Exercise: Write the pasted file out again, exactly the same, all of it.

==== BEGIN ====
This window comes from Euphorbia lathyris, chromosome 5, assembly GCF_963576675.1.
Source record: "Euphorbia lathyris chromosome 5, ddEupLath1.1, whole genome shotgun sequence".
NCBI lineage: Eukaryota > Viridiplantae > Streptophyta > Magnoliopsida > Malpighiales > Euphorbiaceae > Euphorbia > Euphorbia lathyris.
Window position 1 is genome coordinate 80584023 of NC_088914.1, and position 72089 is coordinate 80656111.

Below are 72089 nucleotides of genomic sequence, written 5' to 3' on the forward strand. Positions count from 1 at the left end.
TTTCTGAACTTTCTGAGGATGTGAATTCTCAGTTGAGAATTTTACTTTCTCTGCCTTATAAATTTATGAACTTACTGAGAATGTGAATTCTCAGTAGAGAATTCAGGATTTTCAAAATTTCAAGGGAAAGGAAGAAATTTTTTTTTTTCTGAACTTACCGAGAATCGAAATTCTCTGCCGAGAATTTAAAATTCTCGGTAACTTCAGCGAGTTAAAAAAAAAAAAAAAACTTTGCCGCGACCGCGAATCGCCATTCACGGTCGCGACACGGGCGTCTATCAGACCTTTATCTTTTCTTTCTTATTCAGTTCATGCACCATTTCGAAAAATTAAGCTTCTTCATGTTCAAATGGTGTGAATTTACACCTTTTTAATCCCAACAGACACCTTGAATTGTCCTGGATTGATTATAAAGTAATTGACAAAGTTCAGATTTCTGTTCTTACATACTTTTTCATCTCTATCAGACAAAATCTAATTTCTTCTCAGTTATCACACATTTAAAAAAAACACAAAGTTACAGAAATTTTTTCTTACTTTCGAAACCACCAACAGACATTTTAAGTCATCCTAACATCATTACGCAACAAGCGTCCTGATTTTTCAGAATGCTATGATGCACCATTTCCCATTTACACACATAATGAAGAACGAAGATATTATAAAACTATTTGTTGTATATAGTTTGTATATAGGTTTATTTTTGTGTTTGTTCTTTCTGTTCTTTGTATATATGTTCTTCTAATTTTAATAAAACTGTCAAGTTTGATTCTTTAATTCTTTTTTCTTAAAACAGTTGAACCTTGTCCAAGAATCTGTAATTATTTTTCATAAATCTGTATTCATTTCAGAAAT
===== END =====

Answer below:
This window comes from Euphorbia lathyris, chromosome 5, assembly GCF_963576675.1.
Source record: "Euphorbia lathyris chromosome 5, ddEupLath1.1, whole genome shotgun sequence".
NCBI lineage: Eukaryota > Viridiplantae > Streptophyta > Magnoliopsida > Malpighiales > Euphorbiaceae > Euphorbia > Euphorbia lathyris.
Window position 1 is genome coordinate 80584023 of NC_088914.1, and position 72089 is coordinate 80656111.

Below are 72089 nucleotides of genomic sequence, written 5' to 3' on the forward strand. Positions count from 1 at the left end.
TTTCTGAACTTTCTGAGGATGTGAATTCTCAGTTGAGAATTTTACTTTCTCTGCCTTATAAATTTATGAACTTACTGAGAATGTGAATTCTCAGTAGAGAATTCAGGATTTTCAAAATTTCAAGGGAAAGGAAGAAATTTTTTTTTTTCTGAACTTACCGAGAATCGAAATTCTCTGCCGAGAATTTAAAATTCTCGGTAACTTCAGCGAGTTAAAAAAAAAAAAAAAACTTTGCCGCGACCGCGAATCGCCATTCACGGTCGCGACACGGGCGTCTATCAGACCTTTATCTTTTCTTTCTTATTCAGTTCATGCACCATTTCGAAAAATTAAGCTTCTTCATGTTCAAATGGTGTGAATTTACACCTTTTTAATCCCAACAGACACCTTGAATTGTCCTGGATTGATTATAAAGTAATTGACAAAGTTCAGATTTCTGTTCTTACATACTTTTTCATCTCTATCAGACAAAATCTAATTTCTTCTCAGTTATCACACATTTAAAAAAAACACAAAGTTACAGAAATTTTTTCTTACTTTCGAAACCACCAACAGACATTTTAAGTCATCCTAACATCATTACGCAACAAGCGTCCTGATTTTTCAGAATGCTATGATGCACCATTTCCCATTTACACACATAATGAAGAACGAAGATATTATAAAACTATTTGTTGTATATAGTTTGTATATAGGTTTATTTTTGTGTTTGTTCTTTCTGTTCTTTGTATATATGTTCTTCTAATTTTAATAAAACTGTCAAGTTTGATTCTTTAATTCTTTTTTCTTAAAACAGTTGAACCTTGTCCAAGAATCTGTAATTATTTTTCATAAATCTGTATTCATTTCAGAAAT